March 10, 2002, Chandigarh, India
Advani spells out terms for talks with Pak
New Delhi, March 9
“We are ready to talk with Islamabad if they fulfil these five demands. We are ready to discuss even the Jammu and Kashmir issue, if they meet these demands,” Mr Advani said at a rally here to launch the campaign for the BJP for the civic polls.
The Home Minister said the five points were: dismantle all training camps and stop training terrorists; stop financial aid to terrorists including announcement of reward to ‘jehadis’; stop arming, abetting and harbouring terrorists; stop infiltration from the LoC and International Border as such things are not possible without the help of the government; and hand over the 20 terrorists whose names have been given by India.
Ruling out any negotiation on these issues, Mr Advani said Islamabad had again sent an invitation to New Delhi for holding talks and negotiate through the country’s Information and Broadcasting Minister, Ms Sushma Swaraj, who is there to attend a SAARC meet.
“There is no question of negotiation of these issues,” Mr Advani categorically stated and added that “Islamabad finds itself isolated internationally and has time and again been urging India to hold talks”.
Stating that India was not ready to accept Pakistan’s claims on any of the issues after its bitter experience of Kargil after extending a hand of friendship in Lahore, Mr Advani said: “Islamabad should first hand over the 20 terrorists demanded by New Delhi as they include those involved in the Mumbai blast and the IC 814 hijacking case.”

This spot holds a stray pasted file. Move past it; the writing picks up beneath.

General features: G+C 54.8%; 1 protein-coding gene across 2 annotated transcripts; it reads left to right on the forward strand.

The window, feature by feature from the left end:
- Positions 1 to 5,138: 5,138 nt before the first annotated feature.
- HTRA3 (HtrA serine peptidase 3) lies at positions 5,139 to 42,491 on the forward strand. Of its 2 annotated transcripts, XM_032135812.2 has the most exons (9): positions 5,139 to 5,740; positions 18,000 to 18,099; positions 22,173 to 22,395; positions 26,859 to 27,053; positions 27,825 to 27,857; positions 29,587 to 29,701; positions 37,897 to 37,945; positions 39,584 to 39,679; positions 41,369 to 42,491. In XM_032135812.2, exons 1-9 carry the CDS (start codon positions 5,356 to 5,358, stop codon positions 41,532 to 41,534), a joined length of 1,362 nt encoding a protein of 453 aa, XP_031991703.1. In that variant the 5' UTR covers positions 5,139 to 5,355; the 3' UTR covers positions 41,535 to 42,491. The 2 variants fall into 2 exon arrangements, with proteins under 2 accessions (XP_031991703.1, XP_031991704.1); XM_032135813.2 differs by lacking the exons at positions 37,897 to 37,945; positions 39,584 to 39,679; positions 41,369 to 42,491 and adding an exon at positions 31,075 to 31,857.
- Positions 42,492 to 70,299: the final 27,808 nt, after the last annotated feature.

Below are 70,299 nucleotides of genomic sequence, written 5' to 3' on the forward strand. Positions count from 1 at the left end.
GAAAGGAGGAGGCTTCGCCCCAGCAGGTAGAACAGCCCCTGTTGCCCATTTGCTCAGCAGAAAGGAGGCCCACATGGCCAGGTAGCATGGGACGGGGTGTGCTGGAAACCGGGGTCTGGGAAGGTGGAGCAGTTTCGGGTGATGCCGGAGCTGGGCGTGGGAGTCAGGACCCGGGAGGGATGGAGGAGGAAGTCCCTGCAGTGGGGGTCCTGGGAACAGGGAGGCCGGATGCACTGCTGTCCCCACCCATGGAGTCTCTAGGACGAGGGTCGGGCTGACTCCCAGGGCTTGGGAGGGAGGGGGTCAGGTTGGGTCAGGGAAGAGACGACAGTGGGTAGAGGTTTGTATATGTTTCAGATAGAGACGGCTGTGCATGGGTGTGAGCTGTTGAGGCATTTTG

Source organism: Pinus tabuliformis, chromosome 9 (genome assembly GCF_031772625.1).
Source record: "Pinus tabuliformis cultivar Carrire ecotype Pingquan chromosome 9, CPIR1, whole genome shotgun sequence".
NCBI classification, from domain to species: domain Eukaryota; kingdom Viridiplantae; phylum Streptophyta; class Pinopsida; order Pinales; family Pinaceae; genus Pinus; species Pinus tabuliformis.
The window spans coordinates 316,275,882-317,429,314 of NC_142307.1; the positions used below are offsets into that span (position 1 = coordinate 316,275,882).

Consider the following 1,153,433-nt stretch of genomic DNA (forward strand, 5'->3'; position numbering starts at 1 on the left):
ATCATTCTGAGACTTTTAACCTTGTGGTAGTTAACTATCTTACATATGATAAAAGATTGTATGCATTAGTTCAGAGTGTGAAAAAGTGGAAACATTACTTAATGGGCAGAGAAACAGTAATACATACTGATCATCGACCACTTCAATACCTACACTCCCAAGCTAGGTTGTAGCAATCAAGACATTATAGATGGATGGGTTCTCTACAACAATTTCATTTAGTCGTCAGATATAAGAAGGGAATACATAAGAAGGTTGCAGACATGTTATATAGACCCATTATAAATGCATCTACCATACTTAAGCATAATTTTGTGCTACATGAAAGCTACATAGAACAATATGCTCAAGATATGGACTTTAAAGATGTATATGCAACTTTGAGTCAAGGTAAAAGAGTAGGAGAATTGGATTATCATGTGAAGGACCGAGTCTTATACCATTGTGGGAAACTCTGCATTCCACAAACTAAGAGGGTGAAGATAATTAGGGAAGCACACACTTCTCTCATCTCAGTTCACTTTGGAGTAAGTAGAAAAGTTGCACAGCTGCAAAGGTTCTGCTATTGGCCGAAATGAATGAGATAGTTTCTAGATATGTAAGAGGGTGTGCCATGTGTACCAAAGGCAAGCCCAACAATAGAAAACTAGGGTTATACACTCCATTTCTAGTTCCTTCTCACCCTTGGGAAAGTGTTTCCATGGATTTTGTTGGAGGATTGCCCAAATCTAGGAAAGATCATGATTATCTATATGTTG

The claims of Pakistan on other counts would take time, but the handing over of these terrorist would be “for everyone to see”, he said. On the recent incident in Godhra, Mr Advani said he would give a detailed statement in Parliament.
The Home Minister said the BJP would continue to raise the nationalistic interest even though the party had agreed on a common minimum programme.
Earlier addressing the 33rd Raising Day parade of the Central Industrial Security Force at Ghaziabad Mr Advani politely turned down Pakistan’s invitation to visit Islamabad to defuse tension between the two nations saying there was no need for talks and they should first hand over the 20 terrorists wanted by India and show on ground its commitment against terrorism.
Pakistan ready for extradition treaty
Islamabad, March 9
Going back to history would not serve any purpose, Foreign Minister Abdul Sattar told a group of Indian reporters here referring to the list of 20 criminals and terrorists wanted by India, adding that Pakistan was ready to negotiate a treaty with India to enable the extradition of wanted criminals after it was signed.
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